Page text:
Posted on June 13, 1993 in Washington Watch

With the tenth session of Middle East peace talks now beginning, hopes are not as high as they were 20 months ago after the Madrid Conference, but nor are they as low as they were six months ago after Israel’s expulsion of 415 Palestinians to Lebanon.

A review of developments leading up to this tenth session establishes two contradictory trends. On the one hand, there have been real changes in the relationships between the parties and indications of progress on some fronts, while on the other hand, there remain troubling signs of stagnation and unresolved issues not being addressed by the various parties to the talks.

The Ninth Round

Quiet a bit of finesse was needed to reconvene the ninth round in May. As the session began, the U.S. had felt that real progress was about to be made. And in fact, in the first weeks of the negotiations, working groups on the Israeli-Palestinian track were showing signs of movement. But the process then ground to a halt.

Post-mortems of the ninth round from all sides are roughly in agreement about the proximate cause of the deadlock: the Palestinians pulled back, cut the size of their delegation and refused to participate in a U.S.-sponsored three-way U.S.-Israeli-Palestinian session.

There were several reasons which account for this collapse: U.S. assurances that funds would be forthcoming to both the PLO and the Occupied Territories didn’t materialize; Palestinian objection to the procedure used by the U.S. to produce a proposed joint Palestinian-Israeli draft working paper (the Israelis were consulted in the process but the Palestinians were presented with a fait accompli); and Israel’s intensification of human rights violations in the Occupied Territories.

In fact, in terms of human rights human rights side, May was an exceptionally cruel month for the Palestinians: 39 were killed (including 13 children) and 1,200 were wounded, and Israel’s closure of the territories—including cutting off East Jerusalem—produced significant economic and social hardships for the Palestinians. While some attempted to portray the closure as a positive reestablishment of the Green Line, Hanan Ashrawi more pointedly describes it as mass collective punishment. She terms the now-closed territories a prison without resources or access to its economic, religious and cultural center: Jerusalem.

Despite these hardships and the eventual breakdown of the talks, progress was made in the period immediately before and during the ninth session, with regard to the U.S. role in the process and the process itself. The U.S. returned to its pre-Madrid activist role as it worked to achieve some Israeli compromises on human rights issues, sought funds for Palestinians in the territories, and wrested some agreements from the Israelis on procedural issues: the inclusion of Jerusalem leader Faisal Husseini as head of the Palestinian delegation and the establishment of bilateral Israeli-Palestinian working groups on human rights and powers of the interim self-government.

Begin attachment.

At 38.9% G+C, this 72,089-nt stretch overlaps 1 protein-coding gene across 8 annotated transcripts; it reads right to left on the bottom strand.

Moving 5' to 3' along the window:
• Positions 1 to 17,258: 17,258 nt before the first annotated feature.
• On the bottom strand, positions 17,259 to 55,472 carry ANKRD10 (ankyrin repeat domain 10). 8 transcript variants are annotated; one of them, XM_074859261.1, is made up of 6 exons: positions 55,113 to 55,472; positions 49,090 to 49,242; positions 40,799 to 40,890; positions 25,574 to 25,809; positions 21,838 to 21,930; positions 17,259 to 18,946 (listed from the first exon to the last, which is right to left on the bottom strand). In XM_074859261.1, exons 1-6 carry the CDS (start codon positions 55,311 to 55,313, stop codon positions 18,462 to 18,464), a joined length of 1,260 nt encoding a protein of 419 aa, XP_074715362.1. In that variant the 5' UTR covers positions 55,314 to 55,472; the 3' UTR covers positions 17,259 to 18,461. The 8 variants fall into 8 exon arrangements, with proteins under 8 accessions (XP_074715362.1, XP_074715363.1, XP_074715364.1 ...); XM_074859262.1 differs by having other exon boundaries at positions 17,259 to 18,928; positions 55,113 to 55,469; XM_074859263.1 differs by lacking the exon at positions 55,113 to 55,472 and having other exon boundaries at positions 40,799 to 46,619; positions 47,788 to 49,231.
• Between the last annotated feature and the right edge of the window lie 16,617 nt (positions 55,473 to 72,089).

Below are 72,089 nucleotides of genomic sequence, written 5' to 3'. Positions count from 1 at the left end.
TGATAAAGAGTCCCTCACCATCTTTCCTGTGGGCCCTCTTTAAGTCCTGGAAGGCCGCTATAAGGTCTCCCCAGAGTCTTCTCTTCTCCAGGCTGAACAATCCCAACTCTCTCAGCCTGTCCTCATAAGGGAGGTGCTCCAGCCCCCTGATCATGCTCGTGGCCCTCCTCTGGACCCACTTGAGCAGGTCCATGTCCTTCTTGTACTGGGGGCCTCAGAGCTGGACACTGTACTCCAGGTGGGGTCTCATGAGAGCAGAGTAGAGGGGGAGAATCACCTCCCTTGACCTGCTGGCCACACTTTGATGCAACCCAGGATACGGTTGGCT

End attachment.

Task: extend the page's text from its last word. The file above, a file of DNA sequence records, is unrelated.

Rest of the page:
This engaged U.S. role continued during the negotiations. For the first time since the beginning of the Madrid process, the U.S. tabled a draft proposal seeking to define points of agreement between the Israelis and the Palestinians. Although the Palestinians justifiably criticized the procedure used to create the draft and some of its language, it is important to recognize that in the very act of presenting a draft the U.S. has become engaged in the process as called for by the various Arab delegations.

A New Dynamic Between the Rounds

A new dynamic emerged from the ninth round that continued throughout the month between the ninth and tenth negotiating sessions. For the first time since the convening of the Madrid Conference, active diplomacy continued on all fronts independent of the talks themselves. In some instances it was direct diplomacy between the parties, and in other cases it was indirect discussion through intermediaries. In still others the Israelis and the Syrians, Palestinians, Lebanese and Jordanians engaged in a discussion through the media. The ideas presented were often positive and constructive, and this, too, was new.

The net effect of this activity was to create at least the impression that each party wanted peace and was seeking ways to make acceptable proposals for peace. So whatever disappointments came in the ninth round, the flurry of public and private diplomacy and public debate seemed to indicate a possibly irreversible dynamic toward peace.

On the Syrian-Israeli front, the U.S. apparently took a leading role, letting it be known in Israel that it would provide security guarantees on the Golan. This was received favorably by some in the Israeli press, and hotly contested by others. Syrian Vice President Khaddam responded quite positively to this U.S. overture. There have also been reports of a Clinton letter to President Assad asking for clarification of the Syrian definition of peace—and reports that Assad has responded.

Secretary of State Christopher and Assistant Secretary of State Djerejian will be at the United Nations Human Rights meeting in Vienna this week and will conduct discussions with Israeli Foreign Minister Peres, Syrian Foreign Minister Sharaa and Egyptian Foreign Minister Moussa. All of this is an effort to lay a supportive track back to the tenth round of talks in Washington.

There didn’t seem to be significant activity on the Lebanese-Israeli track—in part because during the ninth round important progress was made as Israel agreed to accept UN Security Council Resolution 425 as the basis of the agenda. This was an important preparatory step for further Lebanese-Israeli negotiations.